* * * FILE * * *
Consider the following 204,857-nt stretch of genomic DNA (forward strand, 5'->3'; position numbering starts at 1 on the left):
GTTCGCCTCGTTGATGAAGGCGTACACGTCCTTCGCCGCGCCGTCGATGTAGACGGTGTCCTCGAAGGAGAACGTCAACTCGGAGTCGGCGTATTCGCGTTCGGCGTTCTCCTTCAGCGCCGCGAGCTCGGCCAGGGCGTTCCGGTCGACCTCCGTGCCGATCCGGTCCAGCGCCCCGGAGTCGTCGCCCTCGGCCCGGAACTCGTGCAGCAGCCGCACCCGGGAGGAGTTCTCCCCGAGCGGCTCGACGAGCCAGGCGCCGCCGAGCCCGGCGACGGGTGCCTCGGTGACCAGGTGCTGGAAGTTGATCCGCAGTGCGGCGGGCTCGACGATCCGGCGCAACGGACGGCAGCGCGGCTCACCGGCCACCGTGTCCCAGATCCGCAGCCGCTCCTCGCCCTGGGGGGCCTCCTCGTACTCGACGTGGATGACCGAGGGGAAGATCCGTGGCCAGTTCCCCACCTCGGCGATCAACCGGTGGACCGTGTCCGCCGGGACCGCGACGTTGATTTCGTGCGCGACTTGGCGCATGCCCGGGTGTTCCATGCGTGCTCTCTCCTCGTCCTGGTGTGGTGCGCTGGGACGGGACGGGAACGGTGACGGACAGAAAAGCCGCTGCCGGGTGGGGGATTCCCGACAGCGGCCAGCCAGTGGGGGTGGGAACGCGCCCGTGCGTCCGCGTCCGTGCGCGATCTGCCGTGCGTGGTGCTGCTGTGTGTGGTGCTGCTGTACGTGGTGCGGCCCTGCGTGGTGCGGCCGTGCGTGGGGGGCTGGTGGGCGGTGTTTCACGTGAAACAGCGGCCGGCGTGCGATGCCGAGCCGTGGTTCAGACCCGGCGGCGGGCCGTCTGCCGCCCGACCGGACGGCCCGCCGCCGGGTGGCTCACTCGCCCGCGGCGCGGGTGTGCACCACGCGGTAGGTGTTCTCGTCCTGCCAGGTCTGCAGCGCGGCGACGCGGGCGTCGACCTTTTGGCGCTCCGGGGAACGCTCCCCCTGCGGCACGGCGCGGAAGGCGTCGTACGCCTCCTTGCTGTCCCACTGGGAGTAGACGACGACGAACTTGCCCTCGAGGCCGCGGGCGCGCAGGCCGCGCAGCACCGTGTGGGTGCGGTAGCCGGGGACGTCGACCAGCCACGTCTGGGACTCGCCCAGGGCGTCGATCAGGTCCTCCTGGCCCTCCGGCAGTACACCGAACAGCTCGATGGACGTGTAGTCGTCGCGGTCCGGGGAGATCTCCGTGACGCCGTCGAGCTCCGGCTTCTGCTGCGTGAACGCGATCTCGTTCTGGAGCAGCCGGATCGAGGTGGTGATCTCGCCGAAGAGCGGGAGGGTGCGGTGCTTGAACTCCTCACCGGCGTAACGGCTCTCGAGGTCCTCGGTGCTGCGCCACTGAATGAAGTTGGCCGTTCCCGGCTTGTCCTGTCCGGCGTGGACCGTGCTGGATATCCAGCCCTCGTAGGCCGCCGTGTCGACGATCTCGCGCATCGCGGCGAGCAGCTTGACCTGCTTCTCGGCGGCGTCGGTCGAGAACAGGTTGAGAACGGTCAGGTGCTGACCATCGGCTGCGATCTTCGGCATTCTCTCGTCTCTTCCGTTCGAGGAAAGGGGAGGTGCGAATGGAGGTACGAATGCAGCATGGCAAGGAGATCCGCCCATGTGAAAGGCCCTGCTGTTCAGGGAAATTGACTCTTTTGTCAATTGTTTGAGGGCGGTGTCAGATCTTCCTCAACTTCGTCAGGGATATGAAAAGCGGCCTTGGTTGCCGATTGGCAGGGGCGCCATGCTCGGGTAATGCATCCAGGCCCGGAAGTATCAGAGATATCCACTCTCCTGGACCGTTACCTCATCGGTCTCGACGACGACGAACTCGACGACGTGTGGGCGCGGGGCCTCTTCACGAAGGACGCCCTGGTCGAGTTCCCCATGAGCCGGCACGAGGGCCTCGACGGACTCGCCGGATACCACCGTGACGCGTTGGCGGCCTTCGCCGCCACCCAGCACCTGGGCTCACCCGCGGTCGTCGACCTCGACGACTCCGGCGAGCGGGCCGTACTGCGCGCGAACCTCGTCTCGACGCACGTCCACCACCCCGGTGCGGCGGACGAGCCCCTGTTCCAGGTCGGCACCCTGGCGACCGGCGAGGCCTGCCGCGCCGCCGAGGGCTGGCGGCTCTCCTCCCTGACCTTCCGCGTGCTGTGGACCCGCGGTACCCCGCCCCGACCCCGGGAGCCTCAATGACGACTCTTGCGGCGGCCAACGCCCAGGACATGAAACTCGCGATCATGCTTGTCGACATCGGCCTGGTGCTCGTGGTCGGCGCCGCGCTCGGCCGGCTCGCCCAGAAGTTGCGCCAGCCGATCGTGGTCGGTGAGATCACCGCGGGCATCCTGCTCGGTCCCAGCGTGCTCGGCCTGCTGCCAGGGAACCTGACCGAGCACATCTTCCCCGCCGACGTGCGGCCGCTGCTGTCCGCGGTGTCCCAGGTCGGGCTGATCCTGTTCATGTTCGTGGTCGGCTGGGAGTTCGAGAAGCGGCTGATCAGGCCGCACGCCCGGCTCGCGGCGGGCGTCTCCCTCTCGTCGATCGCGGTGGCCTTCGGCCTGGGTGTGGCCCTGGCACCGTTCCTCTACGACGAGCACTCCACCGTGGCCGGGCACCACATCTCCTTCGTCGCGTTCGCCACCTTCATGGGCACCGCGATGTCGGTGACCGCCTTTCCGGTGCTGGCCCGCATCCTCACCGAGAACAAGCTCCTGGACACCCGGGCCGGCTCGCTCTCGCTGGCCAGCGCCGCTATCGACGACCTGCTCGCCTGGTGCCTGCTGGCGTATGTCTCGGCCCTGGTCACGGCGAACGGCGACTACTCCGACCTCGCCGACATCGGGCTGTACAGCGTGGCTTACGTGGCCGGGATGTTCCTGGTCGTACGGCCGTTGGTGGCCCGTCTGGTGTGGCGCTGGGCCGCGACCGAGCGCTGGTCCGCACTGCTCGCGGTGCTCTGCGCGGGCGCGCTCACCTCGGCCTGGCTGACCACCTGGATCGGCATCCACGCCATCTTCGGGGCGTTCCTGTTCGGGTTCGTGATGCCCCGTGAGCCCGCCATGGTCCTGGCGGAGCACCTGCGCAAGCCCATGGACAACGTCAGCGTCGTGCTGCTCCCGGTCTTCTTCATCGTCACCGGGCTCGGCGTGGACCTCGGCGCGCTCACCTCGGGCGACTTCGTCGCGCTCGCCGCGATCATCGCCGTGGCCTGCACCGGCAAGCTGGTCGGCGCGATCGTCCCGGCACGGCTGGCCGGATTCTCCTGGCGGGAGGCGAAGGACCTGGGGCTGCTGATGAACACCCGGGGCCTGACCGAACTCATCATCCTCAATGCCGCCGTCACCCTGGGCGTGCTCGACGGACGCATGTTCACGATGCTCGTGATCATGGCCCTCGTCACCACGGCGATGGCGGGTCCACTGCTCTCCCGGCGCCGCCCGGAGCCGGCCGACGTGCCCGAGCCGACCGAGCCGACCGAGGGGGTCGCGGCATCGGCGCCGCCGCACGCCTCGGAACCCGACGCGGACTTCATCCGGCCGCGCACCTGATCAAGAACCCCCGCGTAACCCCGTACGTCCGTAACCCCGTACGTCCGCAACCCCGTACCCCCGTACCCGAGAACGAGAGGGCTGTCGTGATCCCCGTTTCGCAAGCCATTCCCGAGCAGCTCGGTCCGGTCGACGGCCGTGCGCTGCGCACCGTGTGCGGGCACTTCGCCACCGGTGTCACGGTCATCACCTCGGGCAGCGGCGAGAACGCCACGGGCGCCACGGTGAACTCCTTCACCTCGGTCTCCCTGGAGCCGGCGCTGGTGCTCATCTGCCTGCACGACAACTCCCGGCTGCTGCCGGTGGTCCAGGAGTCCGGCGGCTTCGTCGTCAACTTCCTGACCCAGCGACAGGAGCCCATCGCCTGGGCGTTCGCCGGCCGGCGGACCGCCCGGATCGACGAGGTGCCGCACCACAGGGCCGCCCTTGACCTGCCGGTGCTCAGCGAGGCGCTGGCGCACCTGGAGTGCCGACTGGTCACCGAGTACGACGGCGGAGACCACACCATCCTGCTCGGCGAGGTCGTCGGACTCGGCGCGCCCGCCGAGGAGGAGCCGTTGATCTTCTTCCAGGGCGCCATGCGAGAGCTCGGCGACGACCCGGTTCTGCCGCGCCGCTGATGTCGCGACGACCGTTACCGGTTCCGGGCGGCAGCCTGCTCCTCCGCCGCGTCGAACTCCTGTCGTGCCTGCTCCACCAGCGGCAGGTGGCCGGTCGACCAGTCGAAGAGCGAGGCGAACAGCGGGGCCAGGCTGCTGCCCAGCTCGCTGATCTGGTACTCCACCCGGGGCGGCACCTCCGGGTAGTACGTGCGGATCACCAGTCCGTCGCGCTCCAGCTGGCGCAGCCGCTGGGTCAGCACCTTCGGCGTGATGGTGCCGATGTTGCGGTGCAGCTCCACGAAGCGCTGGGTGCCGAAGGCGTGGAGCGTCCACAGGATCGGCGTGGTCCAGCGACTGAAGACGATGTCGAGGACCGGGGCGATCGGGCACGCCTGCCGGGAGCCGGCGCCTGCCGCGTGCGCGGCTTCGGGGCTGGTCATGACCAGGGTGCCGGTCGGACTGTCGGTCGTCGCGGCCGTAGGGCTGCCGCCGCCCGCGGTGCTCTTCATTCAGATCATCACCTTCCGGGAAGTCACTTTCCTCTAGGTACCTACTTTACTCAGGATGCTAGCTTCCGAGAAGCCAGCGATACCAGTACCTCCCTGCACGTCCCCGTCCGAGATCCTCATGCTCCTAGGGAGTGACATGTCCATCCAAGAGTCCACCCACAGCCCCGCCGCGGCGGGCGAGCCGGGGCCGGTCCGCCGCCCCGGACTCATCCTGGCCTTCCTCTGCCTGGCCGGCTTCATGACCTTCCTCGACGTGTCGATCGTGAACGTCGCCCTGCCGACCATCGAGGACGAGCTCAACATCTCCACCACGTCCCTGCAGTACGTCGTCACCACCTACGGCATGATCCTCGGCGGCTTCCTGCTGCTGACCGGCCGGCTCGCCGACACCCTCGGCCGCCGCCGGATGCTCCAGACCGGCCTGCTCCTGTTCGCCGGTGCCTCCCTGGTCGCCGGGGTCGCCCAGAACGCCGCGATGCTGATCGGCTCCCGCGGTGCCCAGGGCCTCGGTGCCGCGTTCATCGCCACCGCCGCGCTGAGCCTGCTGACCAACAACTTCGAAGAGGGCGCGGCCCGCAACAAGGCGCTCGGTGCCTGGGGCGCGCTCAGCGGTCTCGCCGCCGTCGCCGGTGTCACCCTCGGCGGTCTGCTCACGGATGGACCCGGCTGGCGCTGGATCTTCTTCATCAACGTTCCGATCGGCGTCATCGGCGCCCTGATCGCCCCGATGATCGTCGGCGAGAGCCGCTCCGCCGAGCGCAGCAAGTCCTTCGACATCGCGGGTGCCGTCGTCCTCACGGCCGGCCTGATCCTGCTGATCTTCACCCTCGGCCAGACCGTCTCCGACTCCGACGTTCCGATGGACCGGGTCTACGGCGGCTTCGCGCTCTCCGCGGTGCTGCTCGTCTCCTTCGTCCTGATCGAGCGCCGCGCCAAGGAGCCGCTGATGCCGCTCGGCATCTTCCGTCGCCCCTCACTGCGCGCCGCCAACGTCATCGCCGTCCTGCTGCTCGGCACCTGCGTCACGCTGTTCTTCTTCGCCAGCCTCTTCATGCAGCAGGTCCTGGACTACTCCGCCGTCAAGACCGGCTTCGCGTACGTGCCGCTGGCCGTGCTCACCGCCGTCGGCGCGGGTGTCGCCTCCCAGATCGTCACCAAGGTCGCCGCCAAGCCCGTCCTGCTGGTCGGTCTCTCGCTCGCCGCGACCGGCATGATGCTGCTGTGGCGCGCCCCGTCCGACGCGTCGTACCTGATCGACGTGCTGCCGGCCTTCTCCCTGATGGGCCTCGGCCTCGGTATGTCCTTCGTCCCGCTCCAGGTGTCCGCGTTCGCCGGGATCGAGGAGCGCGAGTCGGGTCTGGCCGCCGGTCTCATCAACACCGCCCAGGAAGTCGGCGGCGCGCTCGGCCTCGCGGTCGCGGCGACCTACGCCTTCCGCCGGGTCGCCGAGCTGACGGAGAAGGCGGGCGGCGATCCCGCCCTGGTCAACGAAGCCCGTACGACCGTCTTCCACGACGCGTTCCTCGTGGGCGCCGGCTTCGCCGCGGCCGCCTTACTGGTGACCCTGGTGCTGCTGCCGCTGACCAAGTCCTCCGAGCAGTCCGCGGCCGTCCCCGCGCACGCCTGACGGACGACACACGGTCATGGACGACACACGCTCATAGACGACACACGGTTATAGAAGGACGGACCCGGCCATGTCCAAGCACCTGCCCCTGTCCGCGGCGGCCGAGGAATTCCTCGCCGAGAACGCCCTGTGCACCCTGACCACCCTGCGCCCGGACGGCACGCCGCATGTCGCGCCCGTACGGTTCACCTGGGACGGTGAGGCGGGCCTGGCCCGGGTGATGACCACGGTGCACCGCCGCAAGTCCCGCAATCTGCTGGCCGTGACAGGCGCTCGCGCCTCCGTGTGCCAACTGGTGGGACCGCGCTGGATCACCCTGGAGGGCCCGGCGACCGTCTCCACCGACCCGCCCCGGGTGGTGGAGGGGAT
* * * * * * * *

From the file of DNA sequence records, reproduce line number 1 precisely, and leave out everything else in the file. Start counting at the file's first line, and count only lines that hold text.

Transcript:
Consider the following 204,857-nt stretch of genomic DNA (forward strand, 5'->3'; position numbering starts at 1 on the left):